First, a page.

- The Washington Times - Friday, March 13, 2009

THE HAGUE, NETHERLANDS (AP) - A prestigious Dutch human rights award was presented Friday to two groups from Israel and the Palestinian territories even though the director of the Palestinian organization was banned from attending the ceremony.

The Geuzenpenning medal has been presented to Palestinian group al-Haq and Israeli organization B’Tselem at a ceremony in the southern Dutch city of Vlaardingen.

The foundation that makes the annual award praised both groups for their “independent and critical” monitoring of rights abuses in the occupied territories.

The director of al-Haq, Shawan Jabarin, was not able to attend the presentation because Israel refused to lift a travel ban it imposed on him.

Hans Mathijssen, who helped organize the ceremony, said Jabarin was able to watch live through a computer link with Ramallah.

“So, Mr. Jabarin was virtually present at the ceremony,” Mathijssen said.

Israel’s Supreme Court ruled Tuesday there was evidence Jabarin is involved with terror groups. Jabarin denies the accusation and the organization that presents the medal condemned the decision.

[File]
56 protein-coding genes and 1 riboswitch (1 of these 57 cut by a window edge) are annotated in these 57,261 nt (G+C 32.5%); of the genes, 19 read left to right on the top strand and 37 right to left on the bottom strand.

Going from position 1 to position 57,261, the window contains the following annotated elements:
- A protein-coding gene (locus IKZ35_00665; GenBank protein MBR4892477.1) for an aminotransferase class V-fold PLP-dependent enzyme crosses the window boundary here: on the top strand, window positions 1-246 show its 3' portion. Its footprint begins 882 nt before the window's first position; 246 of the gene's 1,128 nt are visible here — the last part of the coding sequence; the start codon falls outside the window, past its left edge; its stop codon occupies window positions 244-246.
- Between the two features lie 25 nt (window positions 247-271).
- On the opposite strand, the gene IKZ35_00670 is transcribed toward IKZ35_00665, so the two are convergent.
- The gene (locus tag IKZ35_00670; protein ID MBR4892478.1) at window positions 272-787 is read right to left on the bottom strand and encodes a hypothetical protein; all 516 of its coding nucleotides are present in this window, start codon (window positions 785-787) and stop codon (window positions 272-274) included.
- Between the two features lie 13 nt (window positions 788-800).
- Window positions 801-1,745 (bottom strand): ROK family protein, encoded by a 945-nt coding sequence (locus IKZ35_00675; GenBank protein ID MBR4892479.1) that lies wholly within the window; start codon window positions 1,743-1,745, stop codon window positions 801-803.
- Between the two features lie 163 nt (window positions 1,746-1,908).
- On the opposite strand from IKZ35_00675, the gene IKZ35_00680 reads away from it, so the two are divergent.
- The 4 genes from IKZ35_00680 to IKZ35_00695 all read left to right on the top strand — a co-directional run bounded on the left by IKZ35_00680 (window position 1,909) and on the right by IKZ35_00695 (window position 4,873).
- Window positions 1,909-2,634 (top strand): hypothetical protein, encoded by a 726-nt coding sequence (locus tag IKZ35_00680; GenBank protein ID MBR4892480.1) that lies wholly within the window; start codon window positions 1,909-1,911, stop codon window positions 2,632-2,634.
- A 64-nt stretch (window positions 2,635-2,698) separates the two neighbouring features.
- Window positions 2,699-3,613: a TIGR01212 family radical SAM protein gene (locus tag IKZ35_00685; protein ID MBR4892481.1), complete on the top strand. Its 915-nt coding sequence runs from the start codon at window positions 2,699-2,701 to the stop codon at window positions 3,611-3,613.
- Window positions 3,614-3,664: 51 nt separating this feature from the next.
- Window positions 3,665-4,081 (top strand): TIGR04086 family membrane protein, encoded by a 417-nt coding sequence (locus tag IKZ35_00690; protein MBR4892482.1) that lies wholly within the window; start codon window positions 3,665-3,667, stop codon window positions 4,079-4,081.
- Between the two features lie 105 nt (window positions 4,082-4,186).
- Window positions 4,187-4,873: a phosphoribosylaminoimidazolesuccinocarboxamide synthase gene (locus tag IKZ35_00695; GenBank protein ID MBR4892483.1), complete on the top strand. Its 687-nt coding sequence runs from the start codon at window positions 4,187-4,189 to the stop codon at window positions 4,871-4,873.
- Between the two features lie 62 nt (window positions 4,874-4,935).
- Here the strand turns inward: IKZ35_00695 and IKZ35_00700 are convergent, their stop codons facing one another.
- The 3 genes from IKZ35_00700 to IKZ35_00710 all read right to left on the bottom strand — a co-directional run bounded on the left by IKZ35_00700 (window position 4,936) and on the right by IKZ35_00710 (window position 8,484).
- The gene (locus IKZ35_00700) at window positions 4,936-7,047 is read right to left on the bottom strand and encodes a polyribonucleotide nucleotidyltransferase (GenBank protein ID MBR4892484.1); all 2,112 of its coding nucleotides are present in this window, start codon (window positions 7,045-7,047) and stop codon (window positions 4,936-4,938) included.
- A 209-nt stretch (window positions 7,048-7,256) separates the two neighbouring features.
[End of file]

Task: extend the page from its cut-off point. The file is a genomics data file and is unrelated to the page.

Geuzen Resistance Foundation spokeswoman Edith Kwakernaak said Tuesday the organization was “shocked and disappointed” at the court’s decision.

Dutch Foreign Minister Maxime Verhagen also expressed his disappointment after lobbying unsuccessfully for Jabarin to be allowed to travel to the Netherlands.

The prize recognizes human rights works and is awarded by a foundation named for a Dutch World War II resistance movement.

Previous winners include kidnapped Colombian presidential candidate Ingrid Betancourt and watchdog groups Amnesty International and Human Rights Watch.

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